Book Review – They Call Me Coach by John Wooden

Coach John Wooden epitomizes what a coach should be. Earlier this year, he passed away at the age of 99. Back in the 60’s and 70’s, his UCLA team dominated the college basketball scene. The book,”They Call Me Coach”, is his autobiography.

Coach John Wooden was a rather soft-spoken. He was precise on his practice and games. Prior to becoming a coach, he was a great point guard at Purdue University. He became a Hall of Fame inductee both as a college basketball player and coach. When he speaks, he sounds like a poet or English teacher because he uses poems and quotes to make a point.

The book vividly illustrates how Coach Wooden had solid principles that he lived by. The two key source of his life and coaching philosophies comes from a Seven Point Creed from his father and his Pyramid of Success.

The Seven Point Creed states:

* Be true to yourself.

* Make each day your masterpiece.

* Help others.

* Drink deeply from good books, especially the Bible.

* Make friendship a fine art.

* Build a shelter against a rainy day.

* Pray for guidance and give thanks for your blessings every day.

The Pyramid of Success is a list of foundational principles that are layered by:

* Competitive Greatness

* Poise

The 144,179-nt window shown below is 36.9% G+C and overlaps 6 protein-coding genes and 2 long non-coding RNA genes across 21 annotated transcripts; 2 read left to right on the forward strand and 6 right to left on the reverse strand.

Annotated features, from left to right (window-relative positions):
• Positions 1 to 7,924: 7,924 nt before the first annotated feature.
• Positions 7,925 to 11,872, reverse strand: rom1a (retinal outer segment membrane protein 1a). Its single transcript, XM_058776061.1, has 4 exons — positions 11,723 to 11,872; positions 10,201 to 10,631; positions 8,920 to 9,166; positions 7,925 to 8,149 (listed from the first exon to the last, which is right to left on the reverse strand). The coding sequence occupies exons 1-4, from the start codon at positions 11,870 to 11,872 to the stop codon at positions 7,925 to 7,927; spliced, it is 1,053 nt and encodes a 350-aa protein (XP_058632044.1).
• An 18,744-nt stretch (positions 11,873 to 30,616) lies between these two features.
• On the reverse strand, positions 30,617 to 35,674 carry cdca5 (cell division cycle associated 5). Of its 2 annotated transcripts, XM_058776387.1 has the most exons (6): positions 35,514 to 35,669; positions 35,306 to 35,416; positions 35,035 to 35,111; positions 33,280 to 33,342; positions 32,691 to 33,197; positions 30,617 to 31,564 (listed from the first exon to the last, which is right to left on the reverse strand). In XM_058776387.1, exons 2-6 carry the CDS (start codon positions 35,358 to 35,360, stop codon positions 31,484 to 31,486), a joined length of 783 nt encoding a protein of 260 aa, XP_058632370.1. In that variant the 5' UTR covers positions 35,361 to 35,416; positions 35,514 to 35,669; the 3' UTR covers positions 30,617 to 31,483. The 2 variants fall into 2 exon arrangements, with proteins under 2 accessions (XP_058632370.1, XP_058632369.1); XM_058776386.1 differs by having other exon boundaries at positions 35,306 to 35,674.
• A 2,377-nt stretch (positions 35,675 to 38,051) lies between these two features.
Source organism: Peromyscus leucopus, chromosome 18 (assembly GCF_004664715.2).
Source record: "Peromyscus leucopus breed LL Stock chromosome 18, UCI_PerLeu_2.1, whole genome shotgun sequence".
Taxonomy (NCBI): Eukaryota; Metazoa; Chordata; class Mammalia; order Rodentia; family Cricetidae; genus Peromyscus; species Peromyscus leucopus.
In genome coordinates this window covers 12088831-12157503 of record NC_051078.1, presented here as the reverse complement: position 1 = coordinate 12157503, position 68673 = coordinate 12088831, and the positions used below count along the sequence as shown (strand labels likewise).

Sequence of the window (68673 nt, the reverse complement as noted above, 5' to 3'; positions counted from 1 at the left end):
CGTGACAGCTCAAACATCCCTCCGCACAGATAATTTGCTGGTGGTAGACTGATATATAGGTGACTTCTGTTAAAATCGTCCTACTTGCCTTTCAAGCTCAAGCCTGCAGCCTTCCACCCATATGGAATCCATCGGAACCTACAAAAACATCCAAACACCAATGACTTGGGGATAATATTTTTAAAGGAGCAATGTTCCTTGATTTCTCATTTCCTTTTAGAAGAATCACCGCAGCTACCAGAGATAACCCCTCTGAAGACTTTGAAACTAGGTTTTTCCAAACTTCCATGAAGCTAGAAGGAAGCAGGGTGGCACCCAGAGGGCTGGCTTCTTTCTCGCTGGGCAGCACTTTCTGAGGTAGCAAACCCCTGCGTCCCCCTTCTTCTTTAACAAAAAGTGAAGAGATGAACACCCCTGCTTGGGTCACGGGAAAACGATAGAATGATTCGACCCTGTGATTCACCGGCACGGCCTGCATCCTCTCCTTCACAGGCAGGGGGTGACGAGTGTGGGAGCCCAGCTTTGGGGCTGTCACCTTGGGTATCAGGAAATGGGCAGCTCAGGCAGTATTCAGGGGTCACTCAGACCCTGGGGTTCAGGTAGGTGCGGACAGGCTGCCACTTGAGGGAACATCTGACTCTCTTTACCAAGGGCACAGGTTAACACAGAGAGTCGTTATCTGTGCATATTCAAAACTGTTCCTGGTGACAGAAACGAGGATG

* Confidence

* Condition

* Skill

* Team Spirit

* Self-Control

* Alertness

* Initiative

* Intentness

* Industriousness

* Friendship

* Loyalty

* Cooperation

* Enthusiasm

His story can help anyone in any field to become better and ultimately achieve their best. Coach Wooden’s story is success through solid core principles. He was a master of the details. In the book, there is a story on how important it was to put your socks on correctly. He even taught his players how to do that. Another key aspect of Coach Wooden is that he does not directly talk about winning. Instead, he teaches his players to do their best. If they do their best, then the result does not matter as much.

Coach Wooden coached a variety of great players including Lew Alcindor (aka Kareem Abdul-Jabbar), Bill Walton, Gail Goodrich, and many others. He treated each player fairly. Fairly is not the same as equally. He had to spend a bit more time with the star players, but he recognize and acknowledge the importance of every single player. Many of his former players succeeded in basketball at the professional level- but most of them succeeded in other areas including business, medicine, teaching, ministry, etc.

This book is a must-read for anyone who coaches which includes athletic coaches, parents, business leaders, supervisors, etc.